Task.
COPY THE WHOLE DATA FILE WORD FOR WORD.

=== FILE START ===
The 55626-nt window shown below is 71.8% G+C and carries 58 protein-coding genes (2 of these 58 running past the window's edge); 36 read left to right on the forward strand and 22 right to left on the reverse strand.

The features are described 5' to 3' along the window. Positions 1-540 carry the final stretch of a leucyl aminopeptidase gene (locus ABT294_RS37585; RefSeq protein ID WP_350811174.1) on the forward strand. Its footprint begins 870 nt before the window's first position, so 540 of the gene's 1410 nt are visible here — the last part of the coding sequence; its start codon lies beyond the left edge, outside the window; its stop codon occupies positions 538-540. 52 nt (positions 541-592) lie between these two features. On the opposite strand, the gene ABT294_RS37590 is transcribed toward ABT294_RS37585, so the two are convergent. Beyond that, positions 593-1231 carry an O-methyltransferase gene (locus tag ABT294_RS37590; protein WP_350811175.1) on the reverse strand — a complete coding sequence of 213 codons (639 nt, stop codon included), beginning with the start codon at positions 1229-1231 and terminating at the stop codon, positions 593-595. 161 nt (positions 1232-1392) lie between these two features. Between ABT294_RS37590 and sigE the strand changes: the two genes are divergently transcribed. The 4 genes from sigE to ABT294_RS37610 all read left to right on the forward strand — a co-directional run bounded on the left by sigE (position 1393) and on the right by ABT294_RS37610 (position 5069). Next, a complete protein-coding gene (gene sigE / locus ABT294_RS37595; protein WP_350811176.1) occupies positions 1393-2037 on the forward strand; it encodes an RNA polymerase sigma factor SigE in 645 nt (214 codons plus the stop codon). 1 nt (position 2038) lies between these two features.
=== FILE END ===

The 55626-nt window shown below is 71.8% G+C and carries 58 protein-coding genes (2 of these 58 running past the window's edge); 36 read left to right on the forward strand and 22 right to left on the reverse strand.

The features are described 5' to 3' along the window. Positions 1-540 carry the final stretch of a leucyl aminopeptidase gene (locus ABT294_RS37585; RefSeq protein ID WP_350811174.1) on the forward strand. Its footprint begins 870 nt before the window's first position, so 540 of the gene's 1410 nt are visible here — the last part of the coding sequence; its start codon lies beyond the left edge, outside the window; its stop codon occupies positions 538-540. 52 nt (positions 541-592) lie between these two features. On the opposite strand, the gene ABT294_RS37590 is transcribed toward ABT294_RS37585, so the two are convergent. Beyond that, positions 593-1231 carry an O-methyltransferase gene (locus tag ABT294_RS37590; protein WP_350811175.1) on the reverse strand — a complete coding sequence of 213 codons (639 nt, stop codon included), beginning with the start codon at positions 1229-1231 and terminating at the stop codon, positions 593-595. 161 nt (positions 1232-1392) lie between these two features. Between ABT294_RS37590 and sigE the strand changes: the two genes are divergently transcribed. The 4 genes from sigE to ABT294_RS37610 all read left to right on the forward strand — a co-directional run bounded on the left by sigE (position 1393) and on the right by ABT294_RS37610 (position 5069). Next, a complete protein-coding gene (gene sigE / locus ABT294_RS37595; protein WP_350811176.1) occupies positions 1393-2037 on the forward strand; it encodes an RNA polymerase sigma factor SigE in 645 nt (214 codons plus the stop codon). 1 nt (position 2038) lies between these two features.